Four lawmakers offer bill to permanently ban earmarks

Four lawmakers offer bill to permanently ban earmarks
© Greg Nash

Two Republican and two Democratic lawmakers are offering legislation to permanently ban the use of earmarks, pushing back on others in Congress who would like to see a return of the direct spending items.

“This bill is about sending a clear message: that the days of pork-barrel spending ended in 2011,” the four lawmakers said in a statement.

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Reps. Ted BuddTheodore (Ted) Paul BuddTrump calls North Carolina redistricting ruling ‘unfair’ The Hill's Morning Report: Trump shifts campaign focus from Senate to House Conservative group pledges .5 million for 12 House GOP candidates MORE (R-N.C.), Jim CooperJames (Jim) Hayes Shofner CooperSenate emerges as obstacle to Trump’s 'Space Force' Pentagon’s No. 2 official: Trump’s ‘Space Force’ could cost 'billions' Ex-astronaut: Trump's plan for a Space Force 'redundant,' 'wasteful' MORE (D-Tenn.), Kathleen RiceKathleen Maura RiceReforms can stop members of Congress from using their public office for private gain The Hill's Morning Report — Dems split on key issues but united against Trump Trump ally suspends reelection campaign MORE (D-N.Y.) and Ralph NormanRalph Warren NormanHouse conservatives criticize media, not Trump, for Putin furor Races to watch in Tuesday’s primaries Dem wins South Carolina congressional primary despite abuse revelation MORE (R-S.C.) offered the legislation, which would forbid Congress from passing a bill that included an earmark.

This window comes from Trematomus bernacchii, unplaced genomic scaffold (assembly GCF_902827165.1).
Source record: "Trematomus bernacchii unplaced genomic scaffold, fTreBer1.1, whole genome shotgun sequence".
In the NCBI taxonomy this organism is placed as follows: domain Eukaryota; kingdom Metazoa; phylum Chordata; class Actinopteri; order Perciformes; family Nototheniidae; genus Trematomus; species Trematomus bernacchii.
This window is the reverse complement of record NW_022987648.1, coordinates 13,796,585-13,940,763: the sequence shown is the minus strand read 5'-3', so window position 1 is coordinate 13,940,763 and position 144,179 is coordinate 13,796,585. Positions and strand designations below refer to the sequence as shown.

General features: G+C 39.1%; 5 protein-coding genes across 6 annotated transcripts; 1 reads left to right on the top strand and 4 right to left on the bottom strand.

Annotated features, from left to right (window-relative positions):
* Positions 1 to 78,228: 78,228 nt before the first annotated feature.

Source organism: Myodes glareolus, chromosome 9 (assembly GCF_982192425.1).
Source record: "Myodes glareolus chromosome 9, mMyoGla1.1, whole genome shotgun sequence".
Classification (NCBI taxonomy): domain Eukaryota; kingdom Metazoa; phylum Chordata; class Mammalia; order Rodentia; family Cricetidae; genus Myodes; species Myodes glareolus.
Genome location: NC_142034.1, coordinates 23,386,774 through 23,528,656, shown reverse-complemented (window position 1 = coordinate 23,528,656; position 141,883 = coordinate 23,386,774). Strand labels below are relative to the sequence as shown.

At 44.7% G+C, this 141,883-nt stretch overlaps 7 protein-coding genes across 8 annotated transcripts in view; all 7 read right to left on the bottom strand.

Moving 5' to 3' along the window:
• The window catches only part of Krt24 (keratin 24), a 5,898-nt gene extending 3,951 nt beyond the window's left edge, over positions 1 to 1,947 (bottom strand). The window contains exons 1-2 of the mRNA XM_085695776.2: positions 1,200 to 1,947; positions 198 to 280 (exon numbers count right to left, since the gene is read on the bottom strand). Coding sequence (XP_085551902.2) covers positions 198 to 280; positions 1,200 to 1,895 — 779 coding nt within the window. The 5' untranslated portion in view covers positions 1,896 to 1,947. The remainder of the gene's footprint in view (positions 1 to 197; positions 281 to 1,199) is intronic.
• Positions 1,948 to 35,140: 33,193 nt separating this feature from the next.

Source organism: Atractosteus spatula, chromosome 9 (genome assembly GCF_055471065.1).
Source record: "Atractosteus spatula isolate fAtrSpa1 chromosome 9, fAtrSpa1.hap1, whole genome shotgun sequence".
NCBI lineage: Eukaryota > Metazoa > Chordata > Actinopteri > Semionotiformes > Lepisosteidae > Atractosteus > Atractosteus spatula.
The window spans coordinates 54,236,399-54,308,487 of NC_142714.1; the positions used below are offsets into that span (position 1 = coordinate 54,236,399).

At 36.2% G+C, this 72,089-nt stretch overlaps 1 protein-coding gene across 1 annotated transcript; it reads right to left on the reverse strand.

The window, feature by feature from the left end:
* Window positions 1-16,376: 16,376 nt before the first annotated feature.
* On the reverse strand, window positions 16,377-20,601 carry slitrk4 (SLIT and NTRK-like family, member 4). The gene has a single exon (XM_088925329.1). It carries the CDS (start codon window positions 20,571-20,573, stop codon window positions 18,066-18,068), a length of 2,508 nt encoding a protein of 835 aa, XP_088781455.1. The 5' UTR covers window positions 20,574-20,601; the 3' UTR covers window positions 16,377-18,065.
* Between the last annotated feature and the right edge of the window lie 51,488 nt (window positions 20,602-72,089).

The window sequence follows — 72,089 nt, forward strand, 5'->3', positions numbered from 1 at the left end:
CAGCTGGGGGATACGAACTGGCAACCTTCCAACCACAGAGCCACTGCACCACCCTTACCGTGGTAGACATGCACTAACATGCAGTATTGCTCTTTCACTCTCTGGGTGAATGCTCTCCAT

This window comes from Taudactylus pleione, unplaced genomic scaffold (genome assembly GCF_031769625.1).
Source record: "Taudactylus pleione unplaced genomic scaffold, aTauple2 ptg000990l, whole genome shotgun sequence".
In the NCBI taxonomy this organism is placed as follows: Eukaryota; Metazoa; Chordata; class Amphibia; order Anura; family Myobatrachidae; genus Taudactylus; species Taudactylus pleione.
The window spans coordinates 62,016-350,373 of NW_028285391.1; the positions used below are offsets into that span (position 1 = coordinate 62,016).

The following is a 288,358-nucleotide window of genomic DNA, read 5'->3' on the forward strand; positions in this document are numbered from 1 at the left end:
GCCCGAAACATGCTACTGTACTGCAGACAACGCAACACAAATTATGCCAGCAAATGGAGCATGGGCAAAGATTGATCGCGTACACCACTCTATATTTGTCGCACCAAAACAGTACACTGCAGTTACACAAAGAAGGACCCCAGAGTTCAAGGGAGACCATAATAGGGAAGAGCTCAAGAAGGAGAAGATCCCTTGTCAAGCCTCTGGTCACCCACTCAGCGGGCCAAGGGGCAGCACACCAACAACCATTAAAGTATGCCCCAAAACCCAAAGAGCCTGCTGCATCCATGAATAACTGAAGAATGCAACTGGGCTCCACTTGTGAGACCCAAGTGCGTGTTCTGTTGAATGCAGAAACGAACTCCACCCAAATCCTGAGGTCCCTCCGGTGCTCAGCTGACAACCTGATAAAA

“Earmarks encourage the worst behavior because they tempt people in Congress to steal taxpayer money to benefit big contributors or grease their own reelection,” Budd said. 

Budd is the only one of the four lawmakers in a competitive race in this year’s midterm elections. The Cook Political Report rates his district as leaning Republican.

Reps. John Culberson (R-Texas), Mike Rogers (R-Ala.) and Tom Rooney (R-Fla.) are among the lawmakers who have called on Congress to revisit the issue of earmarks, which were prohibited under House rules when former Rep. John BoehnerJohn Andrew BoehnerJordan hits campaign trail amid bid for Speaker GOP senator says he 'regularly' considers leaving Republican Party Republicans mull new punishments for dissident lawmakers MORE (R-Ohio) was Speaker.

They argue that bringing back earmarks could help the legislative process, make it easier to pass bills and basically make Congress function better. President TrumpDonald John TrumpOver 100 lawmakers consistently voted against chemical safeguards: study CNN's Anderson Cooper unloads on Trump Jr. for spreading 'idiotic' conspiracy theories about him Cohn: Jamie Dimon would be 'phenomenal' president MORE earlier this year said Republicans might want to think about bringing earmarks back.

Opponents argue earmarks will lead to more wasteful spending on pet projects.

Congress last week approved a $1.3 trillion omnibus that was harshly criticized by fiscal hawks. It did not include earmarks.